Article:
Marijuana as Medicine

Marijuana Leaf MIND

The American public broadly supports the legalization of medical marijuana with at least 84% of U.S. citizens believing that the drug should be legal for medical use; even National Institute on Drug Abuse lists the medicinal purposes of cannabis. All of this points to the growing acceptance of medical marijuana in society.


This article is not intended to be an all-inclusive list but instead aims to give a brief overview of the types of conditions for which medical marijuana can provide relief.


The most common use of medical marijuana in the United States is for pain control. While marijuana isn’t strong enough for severe pain such as post-op pain or broken bones, it is quite effective for the chronic pain that plagues millions of Americans, especially pain associated with aging.


Part of marijuana’s allure is that it is far safer than opiates as it is impossible to overdose on, and it is far less addictive.


Marijuana has shown signs of being particularly effective when used to ease the pain of people living with multiple sclerosis, and nerve pain in general. Patients claim that the use of medical marijuana has allowed them to carry on with their lives without feeling alienated and disengaged.


Marijuana is also said to be a fantastic muscle relaxant, and people swear by its ability to lessen the tremors experienced as a result of the medicine used in treating Parkinson’s disease. It has also been used quite successfully to treat fibromyalgia, endometriosis, interstitial cystitis, and most other conditions which cause chronic pain.Marijuana can also be used to manage nausea and weight loss and can be used to treat glaucoma.

A highly promising area of research is its use for Post Traumatic Stress Syndrome experienced by veterans returning from combat zones. Many veterans and their therapists have reported drastic improvements after using cannabis, and there are now calls for the government to ease restrictions so that more studies can be carried out to test the effectiveness of the drug.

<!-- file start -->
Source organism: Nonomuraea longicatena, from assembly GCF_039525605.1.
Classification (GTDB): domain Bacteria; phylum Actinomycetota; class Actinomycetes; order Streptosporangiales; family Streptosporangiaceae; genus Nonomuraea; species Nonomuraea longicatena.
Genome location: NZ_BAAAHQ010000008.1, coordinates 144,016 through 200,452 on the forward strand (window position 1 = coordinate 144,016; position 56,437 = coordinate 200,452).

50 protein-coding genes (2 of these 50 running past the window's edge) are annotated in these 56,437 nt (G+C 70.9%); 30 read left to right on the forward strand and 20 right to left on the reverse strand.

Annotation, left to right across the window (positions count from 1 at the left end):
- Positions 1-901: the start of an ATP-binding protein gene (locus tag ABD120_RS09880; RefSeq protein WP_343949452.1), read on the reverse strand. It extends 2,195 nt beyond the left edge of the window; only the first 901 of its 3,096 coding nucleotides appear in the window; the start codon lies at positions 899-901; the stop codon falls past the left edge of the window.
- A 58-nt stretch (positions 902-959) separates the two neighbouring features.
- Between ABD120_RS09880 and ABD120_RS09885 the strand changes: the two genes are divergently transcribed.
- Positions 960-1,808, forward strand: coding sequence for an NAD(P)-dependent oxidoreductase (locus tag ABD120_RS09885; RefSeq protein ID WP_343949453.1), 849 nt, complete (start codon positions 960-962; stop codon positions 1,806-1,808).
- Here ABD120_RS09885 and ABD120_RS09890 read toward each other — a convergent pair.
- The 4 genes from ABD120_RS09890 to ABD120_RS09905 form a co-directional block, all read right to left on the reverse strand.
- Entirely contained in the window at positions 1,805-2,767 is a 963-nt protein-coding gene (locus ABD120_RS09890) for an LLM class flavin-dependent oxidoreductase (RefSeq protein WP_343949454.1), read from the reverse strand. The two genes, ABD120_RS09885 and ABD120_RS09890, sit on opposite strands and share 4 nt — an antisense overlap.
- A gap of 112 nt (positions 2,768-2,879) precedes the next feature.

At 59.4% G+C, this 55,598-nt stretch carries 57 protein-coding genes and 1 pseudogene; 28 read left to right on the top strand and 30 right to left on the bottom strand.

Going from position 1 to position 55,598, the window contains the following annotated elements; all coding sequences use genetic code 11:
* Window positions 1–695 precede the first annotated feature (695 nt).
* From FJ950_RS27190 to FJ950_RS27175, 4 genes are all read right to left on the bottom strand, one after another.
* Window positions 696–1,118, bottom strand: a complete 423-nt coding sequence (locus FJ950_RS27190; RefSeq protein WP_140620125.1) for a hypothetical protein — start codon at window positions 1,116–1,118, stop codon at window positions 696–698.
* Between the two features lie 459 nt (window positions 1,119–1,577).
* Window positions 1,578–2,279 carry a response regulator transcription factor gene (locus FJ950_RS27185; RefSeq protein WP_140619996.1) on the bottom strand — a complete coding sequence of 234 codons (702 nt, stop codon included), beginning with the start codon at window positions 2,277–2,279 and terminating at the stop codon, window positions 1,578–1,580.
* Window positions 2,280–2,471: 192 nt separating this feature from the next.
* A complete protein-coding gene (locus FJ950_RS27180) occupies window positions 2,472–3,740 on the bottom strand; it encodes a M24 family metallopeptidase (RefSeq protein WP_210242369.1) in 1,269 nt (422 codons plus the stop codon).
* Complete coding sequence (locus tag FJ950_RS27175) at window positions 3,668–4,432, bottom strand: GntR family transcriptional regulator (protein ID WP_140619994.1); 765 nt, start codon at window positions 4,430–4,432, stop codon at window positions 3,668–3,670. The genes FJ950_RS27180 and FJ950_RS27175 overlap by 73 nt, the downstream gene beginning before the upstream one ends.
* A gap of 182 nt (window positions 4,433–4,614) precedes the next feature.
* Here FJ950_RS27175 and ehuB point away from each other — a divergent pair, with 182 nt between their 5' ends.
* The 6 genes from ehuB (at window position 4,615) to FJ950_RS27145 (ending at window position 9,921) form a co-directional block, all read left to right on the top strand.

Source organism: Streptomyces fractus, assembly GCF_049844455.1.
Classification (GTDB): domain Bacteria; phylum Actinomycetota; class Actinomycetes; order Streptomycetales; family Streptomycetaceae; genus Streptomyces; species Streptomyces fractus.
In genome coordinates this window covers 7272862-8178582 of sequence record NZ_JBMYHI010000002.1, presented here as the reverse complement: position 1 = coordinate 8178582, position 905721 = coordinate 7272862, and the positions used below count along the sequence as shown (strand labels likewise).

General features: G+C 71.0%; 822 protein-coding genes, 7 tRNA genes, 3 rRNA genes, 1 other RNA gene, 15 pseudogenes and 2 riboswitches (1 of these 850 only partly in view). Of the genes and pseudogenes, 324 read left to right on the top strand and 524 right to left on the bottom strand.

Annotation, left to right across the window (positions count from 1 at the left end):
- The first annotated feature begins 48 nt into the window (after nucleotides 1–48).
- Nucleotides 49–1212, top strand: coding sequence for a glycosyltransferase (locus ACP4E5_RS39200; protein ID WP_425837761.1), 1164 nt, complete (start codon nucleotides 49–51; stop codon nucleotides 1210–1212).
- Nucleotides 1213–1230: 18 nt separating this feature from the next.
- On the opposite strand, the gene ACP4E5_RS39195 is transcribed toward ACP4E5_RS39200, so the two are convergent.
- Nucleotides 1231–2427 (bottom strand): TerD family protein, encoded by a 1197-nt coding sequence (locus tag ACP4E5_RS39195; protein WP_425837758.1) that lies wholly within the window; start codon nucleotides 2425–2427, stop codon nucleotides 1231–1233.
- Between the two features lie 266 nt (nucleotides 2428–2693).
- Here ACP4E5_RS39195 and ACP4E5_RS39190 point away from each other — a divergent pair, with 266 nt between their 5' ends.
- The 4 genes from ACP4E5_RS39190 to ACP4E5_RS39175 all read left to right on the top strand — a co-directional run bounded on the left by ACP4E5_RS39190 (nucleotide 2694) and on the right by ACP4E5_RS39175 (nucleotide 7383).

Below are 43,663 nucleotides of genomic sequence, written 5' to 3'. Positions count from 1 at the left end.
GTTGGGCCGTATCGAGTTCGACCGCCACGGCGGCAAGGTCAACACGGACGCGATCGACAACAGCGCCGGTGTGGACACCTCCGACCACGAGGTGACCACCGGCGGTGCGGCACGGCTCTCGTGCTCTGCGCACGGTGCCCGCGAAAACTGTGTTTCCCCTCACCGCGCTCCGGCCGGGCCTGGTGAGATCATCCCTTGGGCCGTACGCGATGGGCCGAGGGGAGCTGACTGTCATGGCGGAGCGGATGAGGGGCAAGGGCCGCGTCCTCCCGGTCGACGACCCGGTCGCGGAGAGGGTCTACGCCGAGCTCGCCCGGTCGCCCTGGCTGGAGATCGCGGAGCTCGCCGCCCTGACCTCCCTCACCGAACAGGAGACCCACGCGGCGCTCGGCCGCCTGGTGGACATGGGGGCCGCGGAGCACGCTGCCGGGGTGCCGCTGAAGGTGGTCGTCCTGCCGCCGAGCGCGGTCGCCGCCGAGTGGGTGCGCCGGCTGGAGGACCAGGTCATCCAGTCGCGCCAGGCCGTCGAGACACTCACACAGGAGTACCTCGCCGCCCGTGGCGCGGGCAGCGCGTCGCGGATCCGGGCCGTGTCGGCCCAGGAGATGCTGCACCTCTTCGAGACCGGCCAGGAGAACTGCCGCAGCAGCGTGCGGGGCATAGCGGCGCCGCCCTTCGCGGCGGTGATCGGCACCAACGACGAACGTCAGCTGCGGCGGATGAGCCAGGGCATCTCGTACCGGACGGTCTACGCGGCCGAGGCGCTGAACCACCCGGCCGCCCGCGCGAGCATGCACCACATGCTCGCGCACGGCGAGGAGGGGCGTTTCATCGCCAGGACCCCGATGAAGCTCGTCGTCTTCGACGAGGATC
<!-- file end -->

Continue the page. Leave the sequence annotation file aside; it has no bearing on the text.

Medical marijuana has been reported to help patients suffering from pain and the wasting symptoms associated with HIV, as well as irritable bowel syndrome and Crohn’s disease.


You may have heard “marijuana” and “cancer” used in the same sentence. As the American Cancer Society summarizes, smoking the green stuff helps chemotherapy patients feel less nauseous and less reliant on pain medication. It has also recently been revealed that cannabis has the power to stop the growth of some cancer cells. Research is still ongoing, and the health benefits of marijuana continue to be discovered.


There are at least two active chemicals in marijuana that researchers think have medicinal applications. Those are cannabidiol (CBD) and tetrahydrocannabinol (THC) — which has pain relieving properties and is responsible for the causing the ‘high.’


Unlike THC, CBD is a cannabinoid that doesn’t make people ‘high’. It may be useful for reducing pain and inflammation, controlling epileptic seizures, and possibly even treating mental illness and addictions.

Through traditional plant breeding techniques and seed exchanges, growers have started producing cannabis plants that have higher levels of CBD and lower levels of THC, for medical use.


Although the Food and Drug Administration (FDA) has not yet approved medical marijuana, more and more physicians are starting to reverse their stand on the issue and swear by its effectiveness and health benefits.


Consuming medical marijuana is not quite the same as taking a pill for a headache. There are some ways to use medical marijuana:



Perhaps the most well-known delivery system for marijuana is smoking. The cannabis is dried and rolled into small cigarettes. A consumer inhales the medicinal compounds with the smoke, and its effects are felt almost immediately.


Edibles –  there are myriad ways to ingest weed, including crackers, chews, chocolate bars and even ice cream and lollipops. The advantages are that edibles taste great, can precisely manage your dose, and provide longer lasting pain relief.


Topicals – lotions, ointments, sprays, salves and others have long been used for muscle soreness, joint pain, tendonitis and other issues. Marijuana topicals provide the benefits of weed without producing a high, and they have proven to be very effective in delivering localized pain relief.


Tinctures/Oils – they typically come in a small bottle and are absorbed orally.


Transdermal Patches

You’ve probably heard of nicotine patches to help kick the habit of smoking tobacco. Medical marijuana transdermal patches are similar. You put a patch on a clean, hairless surface, such as the inner part of the wrist or at the top of the ankle or foot. If you don’t want to smoke weed, transdermal patches are a great option.

As with all remedies, claims of effectiveness should be critically evaluated and treated with caution.